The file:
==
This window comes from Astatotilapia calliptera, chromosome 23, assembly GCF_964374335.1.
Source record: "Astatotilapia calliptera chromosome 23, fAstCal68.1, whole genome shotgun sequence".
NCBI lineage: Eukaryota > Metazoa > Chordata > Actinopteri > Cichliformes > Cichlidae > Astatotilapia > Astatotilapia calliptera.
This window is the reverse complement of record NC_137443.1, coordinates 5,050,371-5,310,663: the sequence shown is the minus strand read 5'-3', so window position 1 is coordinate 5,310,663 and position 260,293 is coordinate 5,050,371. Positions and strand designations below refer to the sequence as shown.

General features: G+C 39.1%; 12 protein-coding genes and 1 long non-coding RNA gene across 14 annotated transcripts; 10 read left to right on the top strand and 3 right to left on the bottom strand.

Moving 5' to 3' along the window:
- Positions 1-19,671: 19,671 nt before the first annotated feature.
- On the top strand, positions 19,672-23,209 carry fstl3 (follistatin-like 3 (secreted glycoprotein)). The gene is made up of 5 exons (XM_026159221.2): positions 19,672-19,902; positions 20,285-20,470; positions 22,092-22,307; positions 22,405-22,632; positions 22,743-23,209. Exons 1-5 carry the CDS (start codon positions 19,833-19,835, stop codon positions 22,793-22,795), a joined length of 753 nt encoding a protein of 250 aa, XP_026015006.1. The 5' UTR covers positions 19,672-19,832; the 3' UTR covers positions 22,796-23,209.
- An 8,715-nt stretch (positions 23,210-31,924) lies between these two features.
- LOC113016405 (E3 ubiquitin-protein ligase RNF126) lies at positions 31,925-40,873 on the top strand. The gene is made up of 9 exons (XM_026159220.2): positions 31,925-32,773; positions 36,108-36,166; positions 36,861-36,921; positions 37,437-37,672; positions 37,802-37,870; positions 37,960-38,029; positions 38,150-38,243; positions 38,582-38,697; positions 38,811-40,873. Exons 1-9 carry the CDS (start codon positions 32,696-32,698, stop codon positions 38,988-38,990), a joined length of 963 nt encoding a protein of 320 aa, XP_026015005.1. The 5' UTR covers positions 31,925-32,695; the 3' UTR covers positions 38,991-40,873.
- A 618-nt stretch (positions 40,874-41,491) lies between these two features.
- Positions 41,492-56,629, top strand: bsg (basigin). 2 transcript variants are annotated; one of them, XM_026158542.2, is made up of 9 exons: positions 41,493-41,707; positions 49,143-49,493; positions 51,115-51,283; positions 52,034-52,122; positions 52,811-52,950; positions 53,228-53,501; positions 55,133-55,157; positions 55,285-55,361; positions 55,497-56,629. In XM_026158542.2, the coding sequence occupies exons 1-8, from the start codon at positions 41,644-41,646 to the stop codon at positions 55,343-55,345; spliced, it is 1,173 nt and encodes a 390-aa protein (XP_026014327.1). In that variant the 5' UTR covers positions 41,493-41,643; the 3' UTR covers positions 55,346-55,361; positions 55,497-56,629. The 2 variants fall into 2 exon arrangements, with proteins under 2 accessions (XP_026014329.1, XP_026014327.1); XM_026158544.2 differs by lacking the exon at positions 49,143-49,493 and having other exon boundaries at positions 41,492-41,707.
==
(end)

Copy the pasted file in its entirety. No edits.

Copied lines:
This window comes from Astatotilapia calliptera, chromosome 23, assembly GCF_964374335.1.
Source record: "Astatotilapia calliptera chromosome 23, fAstCal68.1, whole genome shotgun sequence".
NCBI lineage: Eukaryota > Metazoa > Chordata > Actinopteri > Cichliformes > Cichlidae > Astatotilapia > Astatotilapia calliptera.
This window is the reverse complement of record NC_137443.1, coordinates 5,050,371-5,310,663: the sequence shown is the minus strand read 5'-3', so window position 1 is coordinate 5,310,663 and position 260,293 is coordinate 5,050,371. Positions and strand designations below refer to the sequence as shown.

General features: G+C 39.1%; 12 protein-coding genes and 1 long non-coding RNA gene across 14 annotated transcripts; 10 read left to right on the top strand and 3 right to left on the bottom strand.

Moving 5' to 3' along the window:
- Positions 1-19,671: 19,671 nt before the first annotated feature.
- On the top strand, positions 19,672-23,209 carry fstl3 (follistatin-like 3 (secreted glycoprotein)). The gene is made up of 5 exons (XM_026159221.2): positions 19,672-19,902; positions 20,285-20,470; positions 22,092-22,307; positions 22,405-22,632; positions 22,743-23,209. Exons 1-5 carry the CDS (start codon positions 19,833-19,835, stop codon positions 22,793-22,795), a joined length of 753 nt encoding a protein of 250 aa, XP_026015006.1. The 5' UTR covers positions 19,672-19,832; the 3' UTR covers positions 22,796-23,209.
- An 8,715-nt stretch (positions 23,210-31,924) lies between these two features.
- LOC113016405 (E3 ubiquitin-protein ligase RNF126) lies at positions 31,925-40,873 on the top strand. The gene is made up of 9 exons (XM_026159220.2): positions 31,925-32,773; positions 36,108-36,166; positions 36,861-36,921; positions 37,437-37,672; positions 37,802-37,870; positions 37,960-38,029; positions 38,150-38,243; positions 38,582-38,697; positions 38,811-40,873. Exons 1-9 carry the CDS (start codon positions 32,696-32,698, stop codon positions 38,988-38,990), a joined length of 963 nt encoding a protein of 320 aa, XP_026015005.1. The 5' UTR covers positions 31,925-32,695; the 3' UTR covers positions 38,991-40,873.
- A 618-nt stretch (positions 40,874-41,491) lies between these two features.
- Positions 41,492-56,629, top strand: bsg (basigin). 2 transcript variants are annotated; one of them, XM_026158542.2, is made up of 9 exons: positions 41,493-41,707; positions 49,143-49,493; positions 51,115-51,283; positions 52,034-52,122; positions 52,811-52,950; positions 53,228-53,501; positions 55,133-55,157; positions 55,285-55,361; positions 55,497-56,629. In XM_026158542.2, the coding sequence occupies exons 1-8, from the start codon at positions 41,644-41,646 to the stop codon at positions 55,343-55,345; spliced, it is 1,173 nt and encodes a 390-aa protein (XP_026014327.1). In that variant the 5' UTR covers positions 41,493-41,643; the 3' UTR covers positions 55,346-55,361; positions 55,497-56,629. The 2 variants fall into 2 exon arrangements, with proteins under 2 accessions (XP_026014329.1, XP_026014327.1); XM_026158544.2 differs by lacking the exon at positions 49,143-49,493 and having other exon boundaries at positions 41,492-41,707.